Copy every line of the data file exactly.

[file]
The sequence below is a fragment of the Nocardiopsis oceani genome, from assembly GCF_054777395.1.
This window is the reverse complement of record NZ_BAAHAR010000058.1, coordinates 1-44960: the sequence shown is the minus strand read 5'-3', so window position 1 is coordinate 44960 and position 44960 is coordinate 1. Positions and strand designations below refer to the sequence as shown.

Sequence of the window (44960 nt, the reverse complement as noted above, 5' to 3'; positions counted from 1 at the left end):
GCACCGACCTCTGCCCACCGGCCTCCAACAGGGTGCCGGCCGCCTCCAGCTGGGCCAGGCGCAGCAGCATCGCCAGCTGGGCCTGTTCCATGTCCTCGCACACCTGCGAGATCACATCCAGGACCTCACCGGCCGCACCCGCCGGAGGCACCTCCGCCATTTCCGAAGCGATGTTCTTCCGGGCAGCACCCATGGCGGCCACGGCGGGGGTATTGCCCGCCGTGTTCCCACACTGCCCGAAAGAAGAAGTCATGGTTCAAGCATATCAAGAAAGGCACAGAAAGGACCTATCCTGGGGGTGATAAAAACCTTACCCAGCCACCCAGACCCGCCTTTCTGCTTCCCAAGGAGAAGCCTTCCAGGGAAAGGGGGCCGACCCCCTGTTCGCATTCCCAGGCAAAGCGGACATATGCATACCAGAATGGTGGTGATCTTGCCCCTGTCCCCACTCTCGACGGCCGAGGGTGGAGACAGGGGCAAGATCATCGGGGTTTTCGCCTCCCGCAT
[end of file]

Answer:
The sequence below is a fragment of the Nocardiopsis oceani genome, from assembly GCF_054777395.1.
This window is the reverse complement of record NZ_BAAHAR010000058.1, coordinates 1-44960: the sequence shown is the minus strand read 5'-3', so window position 1 is coordinate 44960 and position 44960 is coordinate 1. Positions and strand designations below refer to the sequence as shown.

Sequence of the window (44960 nt, the reverse complement as noted above, 5' to 3'; positions counted from 1 at the left end):
GCACCGACCTCTGCCCACCGGCCTCCAACAGGGTGCCGGCCGCCTCCAGCTGGGCCAGGCGCAGCAGCATCGCCAGCTGGGCCTGTTCCATGTCCTCGCACACCTGCGAGATCACATCCAGGACCTCACCGGCCGCACCCGCCGGAGGCACCTCCGCCATTTCCGAAGCGATGTTCTTCCGGGCAGCACCCATGGCGGCCACGGCGGGGGTATTGCCCGCCGTGTTCCCACACTGCCCGAAAGAAGAAGTCATGGTTCAAGCATATCAAGAAAGGCACAGAAAGGACCTATCCTGGGGGTGATAAAAACCTTACCCAGCCACCCAGACCCGCCTTTCTGCTTCCCAAGGAGAAGCCTTCCAGGGAAAGGGGGCCGACCCCCTGTTCGCATTCCCAGGCAAAGCGGACATATGCATACCAGAATGGTGGTGATCTTGCCCCTGTCCCCACTCTCGACGGCCGAGGGTGGAGACAGGGGCAAGATCATCGGGGTTTTCGCCTCCCGCAT